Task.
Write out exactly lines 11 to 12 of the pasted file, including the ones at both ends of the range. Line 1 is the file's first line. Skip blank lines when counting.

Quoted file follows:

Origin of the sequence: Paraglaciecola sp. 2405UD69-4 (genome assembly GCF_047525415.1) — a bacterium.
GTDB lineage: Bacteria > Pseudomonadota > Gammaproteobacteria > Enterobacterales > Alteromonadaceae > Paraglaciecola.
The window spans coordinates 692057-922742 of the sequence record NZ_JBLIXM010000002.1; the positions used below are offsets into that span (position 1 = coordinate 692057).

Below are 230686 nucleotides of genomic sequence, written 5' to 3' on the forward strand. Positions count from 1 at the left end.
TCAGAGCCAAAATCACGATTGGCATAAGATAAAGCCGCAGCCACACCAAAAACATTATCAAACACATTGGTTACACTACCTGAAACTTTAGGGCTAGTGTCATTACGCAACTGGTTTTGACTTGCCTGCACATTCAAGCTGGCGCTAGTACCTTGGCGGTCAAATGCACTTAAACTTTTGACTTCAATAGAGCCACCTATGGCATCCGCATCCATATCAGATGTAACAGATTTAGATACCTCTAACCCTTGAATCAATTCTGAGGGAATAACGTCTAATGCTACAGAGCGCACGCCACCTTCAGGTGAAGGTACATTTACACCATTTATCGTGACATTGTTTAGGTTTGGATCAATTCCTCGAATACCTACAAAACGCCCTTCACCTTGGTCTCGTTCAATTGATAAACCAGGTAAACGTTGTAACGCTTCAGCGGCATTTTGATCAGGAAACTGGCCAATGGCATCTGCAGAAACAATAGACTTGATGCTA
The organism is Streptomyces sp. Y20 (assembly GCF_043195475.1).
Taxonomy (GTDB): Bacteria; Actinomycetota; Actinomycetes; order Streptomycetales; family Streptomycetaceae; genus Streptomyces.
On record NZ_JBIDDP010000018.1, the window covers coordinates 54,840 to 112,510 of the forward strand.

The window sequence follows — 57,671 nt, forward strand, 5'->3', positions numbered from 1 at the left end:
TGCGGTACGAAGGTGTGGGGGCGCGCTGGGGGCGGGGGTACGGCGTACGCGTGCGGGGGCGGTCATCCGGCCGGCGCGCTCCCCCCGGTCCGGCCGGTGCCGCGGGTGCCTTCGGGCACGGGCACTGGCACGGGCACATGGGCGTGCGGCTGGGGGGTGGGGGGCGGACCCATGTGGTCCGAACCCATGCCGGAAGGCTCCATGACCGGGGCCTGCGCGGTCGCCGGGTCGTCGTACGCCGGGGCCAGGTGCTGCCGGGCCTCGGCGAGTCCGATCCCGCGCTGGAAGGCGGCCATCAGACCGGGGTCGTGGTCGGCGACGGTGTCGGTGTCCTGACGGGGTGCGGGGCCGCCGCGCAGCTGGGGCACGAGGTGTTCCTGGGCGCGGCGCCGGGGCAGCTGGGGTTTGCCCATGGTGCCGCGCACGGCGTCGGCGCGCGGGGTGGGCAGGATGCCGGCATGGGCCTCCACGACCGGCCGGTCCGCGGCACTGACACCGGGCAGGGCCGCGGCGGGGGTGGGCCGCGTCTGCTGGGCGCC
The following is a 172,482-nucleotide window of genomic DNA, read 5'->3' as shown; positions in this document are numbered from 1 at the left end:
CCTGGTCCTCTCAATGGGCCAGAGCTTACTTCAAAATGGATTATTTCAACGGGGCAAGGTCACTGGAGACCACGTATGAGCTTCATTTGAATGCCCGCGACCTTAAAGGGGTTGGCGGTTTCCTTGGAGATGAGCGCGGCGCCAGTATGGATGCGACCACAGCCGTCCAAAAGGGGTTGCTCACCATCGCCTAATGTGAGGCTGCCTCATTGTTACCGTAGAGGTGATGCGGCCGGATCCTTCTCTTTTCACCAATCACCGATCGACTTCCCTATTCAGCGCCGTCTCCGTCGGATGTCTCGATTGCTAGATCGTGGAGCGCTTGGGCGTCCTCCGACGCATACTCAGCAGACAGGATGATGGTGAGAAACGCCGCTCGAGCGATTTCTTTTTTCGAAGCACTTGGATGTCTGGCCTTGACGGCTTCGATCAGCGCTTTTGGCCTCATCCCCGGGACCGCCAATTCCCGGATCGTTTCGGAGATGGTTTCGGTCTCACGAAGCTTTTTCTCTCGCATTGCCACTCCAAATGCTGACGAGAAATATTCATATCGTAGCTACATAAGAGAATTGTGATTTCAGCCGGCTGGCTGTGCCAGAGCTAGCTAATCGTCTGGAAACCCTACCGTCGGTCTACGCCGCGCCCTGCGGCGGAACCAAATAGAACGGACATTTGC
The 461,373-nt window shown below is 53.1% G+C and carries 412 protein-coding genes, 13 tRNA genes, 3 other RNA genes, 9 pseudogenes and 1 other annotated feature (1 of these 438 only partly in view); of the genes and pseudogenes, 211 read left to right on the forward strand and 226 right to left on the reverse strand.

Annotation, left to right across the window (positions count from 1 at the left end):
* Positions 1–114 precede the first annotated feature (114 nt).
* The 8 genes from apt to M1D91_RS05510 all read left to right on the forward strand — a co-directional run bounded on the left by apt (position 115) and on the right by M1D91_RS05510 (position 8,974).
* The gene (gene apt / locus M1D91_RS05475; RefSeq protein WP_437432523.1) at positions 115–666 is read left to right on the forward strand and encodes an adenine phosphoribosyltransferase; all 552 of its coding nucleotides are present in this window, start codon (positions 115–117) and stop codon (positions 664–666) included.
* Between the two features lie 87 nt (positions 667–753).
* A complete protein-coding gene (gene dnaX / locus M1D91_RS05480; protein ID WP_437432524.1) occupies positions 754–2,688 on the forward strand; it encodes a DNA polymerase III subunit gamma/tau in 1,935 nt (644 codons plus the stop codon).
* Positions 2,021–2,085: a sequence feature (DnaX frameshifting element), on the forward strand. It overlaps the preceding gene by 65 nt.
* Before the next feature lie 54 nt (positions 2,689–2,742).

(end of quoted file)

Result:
The following is a 172,482-nucleotide window of genomic DNA, read 5'->3' as shown; positions in this document are numbered from 1 at the left end:
CCTGGTCCTCTCAATGGGCCAGAGCTTACTTCAAAATGGATTATTTCAACGGGGCAAGGTCACTGGAGACCACGTATGAGCTTCATTTGAATGCCCGCGACCTTAAAGGGGTTGGCGGTTTCCTTGGAGATGAGCGCGGCGCCAGTATGGATGCGACCACAGCCGTCCAAAAGGGGTTGCTCACCATCGCCTAATGTGAGGCTGCCTCATTGTTACCGTAGAGGTGATGCGGCCGGATCCTTCTCTTTTCACCAATCACCGATCGACTTCCCTATTCAGCGCCGTCTCCGTCGGATGTCTCGATTGCTAGATCGTGGAGCGCTTGGGCGTCCTCCGACGCATACTCAGCAGACAGGATGATGGTGAGAAACGCCGCTCGAGCGATTTCTTTTTTCGAAGCACTTGGATGTCTGGCCTTGACGGCTTCGATCAGCGCTTTTGGCCTCATCCCCGGGACCGCCAATTCCCGGATCGTTTCGGAGATGGTTTCGGTCTCACGAAGCTTTTTCTCTCGCATTGCCACTCCAAATGCTGACGAGAAATATTCATATCGTAGCTACATAAGAGAATTGTGATTTCAGCCGGCTGGCTGTGCCAGAGCTAGCTAATCGTCTGGAAACCCTACCGTCGGTCTACGCCGCGCCCTGCGGCGGAACCAAATAGAACGGACATTTGC